The Denver International Airport has been the subject of conspiracy theories for years. The airport’s curiously-swastika-like design immediately drew attention when the airport's plans were made public, and a slew of construction delays led some to believe that hidden structures were buried beneath the new airport - structures which do actually exist.

There is a 7,000-foot tunnel system running underneath the airport used to transport baggage and various infrastructure needs. Anyone who has been in these subterranean train tunnels can attest to the weirdness of the labyrinthine tunnel system, which is curiously large in some places. It is often alleged that the tunnels are part of an apocalypse bunker connected to NORAD some 100 miles to the South, although these claims remain of course unproven. The weirdness of DIA goes a lot deeper than the bunkers, though. For one, there is a terrifying statue of a blue, oddly veiny, laser-eyed doom horse directly in front of the airport - a doom horse which fell on and killed its creator and is frequently alleged to be cursed.

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Blucifer, horse of doom.

Then there are the murals. When the airport opened, travelers were perplexed by strange, apocalyptic artwork lining the terminals which seemed to depict the end of civilization, a military dictatorship rising to power, and a New World Order stomping on humanity’s face forever.

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Nothing weird about that at all.

Those murals were taken down earlier this year, but that hasn’t stopped the conspiracy theories from swirling - straight from the Denver International Airport itself. A series of large signs put up around the main terminal during construction seem to acknowledge the many mysteries surrounding the airport firsthand, making no attempt to hide from the conspiracy theories. Slogans like “New concessions? Or new conspiracies?” and “Under construction? Or underground tunnels?” accompany images of aliens, reptilians, and Blucifer, the apocalyptic doom horse statue. One of the signs even presents a multiple choice quiz for curious airport visitors:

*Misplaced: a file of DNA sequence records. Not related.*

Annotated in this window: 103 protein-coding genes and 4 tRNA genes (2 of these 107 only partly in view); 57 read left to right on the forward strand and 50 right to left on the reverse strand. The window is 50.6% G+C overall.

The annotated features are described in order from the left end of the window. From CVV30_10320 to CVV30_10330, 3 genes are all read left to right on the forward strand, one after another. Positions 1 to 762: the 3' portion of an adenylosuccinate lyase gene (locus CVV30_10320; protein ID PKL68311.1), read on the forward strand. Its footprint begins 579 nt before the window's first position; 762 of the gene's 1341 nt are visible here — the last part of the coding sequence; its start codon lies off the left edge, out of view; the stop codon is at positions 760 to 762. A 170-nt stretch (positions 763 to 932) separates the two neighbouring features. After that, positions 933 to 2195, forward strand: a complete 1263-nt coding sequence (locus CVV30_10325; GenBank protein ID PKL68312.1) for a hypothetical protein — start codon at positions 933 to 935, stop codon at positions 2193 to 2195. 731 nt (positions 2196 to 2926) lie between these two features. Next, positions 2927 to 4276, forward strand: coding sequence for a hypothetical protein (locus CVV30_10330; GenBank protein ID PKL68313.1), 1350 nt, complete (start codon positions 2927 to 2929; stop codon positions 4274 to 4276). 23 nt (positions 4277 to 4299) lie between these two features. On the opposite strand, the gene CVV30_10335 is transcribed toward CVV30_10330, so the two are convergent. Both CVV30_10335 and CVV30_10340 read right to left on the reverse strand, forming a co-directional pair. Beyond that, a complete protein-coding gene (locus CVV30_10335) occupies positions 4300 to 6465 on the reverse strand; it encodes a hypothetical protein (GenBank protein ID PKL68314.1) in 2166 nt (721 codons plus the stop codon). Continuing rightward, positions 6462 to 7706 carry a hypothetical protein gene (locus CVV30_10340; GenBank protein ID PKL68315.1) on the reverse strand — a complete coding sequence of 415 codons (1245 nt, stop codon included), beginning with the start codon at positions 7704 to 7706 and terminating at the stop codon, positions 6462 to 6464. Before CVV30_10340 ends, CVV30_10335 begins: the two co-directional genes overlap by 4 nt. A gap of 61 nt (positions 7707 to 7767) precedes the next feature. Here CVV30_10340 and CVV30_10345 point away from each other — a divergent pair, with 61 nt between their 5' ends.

What are we doing?

A) Adding amazing new restaurants and bars

B) Building an Illuminati headquarters

C) Remodeling the lizard people’s lair

How about "D) All of the above" as a write-in answer? In response to questions about the signs, DIA spokesperson Emily Williams says the airport wants to embrace the conspiracy theories rather than hide from them as a means of connecting with bleary-eyed, exhausted travelers. “I think that we recognize that conspiracy theories are part of our brand, Williams told the Denver Post. “It’s a fun way that we can engage with our passengers.”

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The airport's swastika-esque shape is also a fun way to engage with passengers.

Still, others aren’t so convinced that the signs are in good fun. Len Horowitz, a retired dentist, naturopath, and self-proclaimed whistle-blower, says the new marketing campaign rubs the agenda of the global military syndicate hellbent on domination right in our hapless, impotent faces:

It’s right in your face. They’ve taken all of the quirkiness of those who are considered foolish conspiracy theorists, and conspiracy theories, and blended it into their mixture of propaganda for damage control. It’s new. It’s a very unique thing.

Whether this is merely a quirky advertising campaign or a new strategy of blatantly admitting to some kind of New World Order scheme remains unknown. Could it be both?

Brett Tingley

Brett Tingley is a writer and musician living in the ancient Appalachian mountains.

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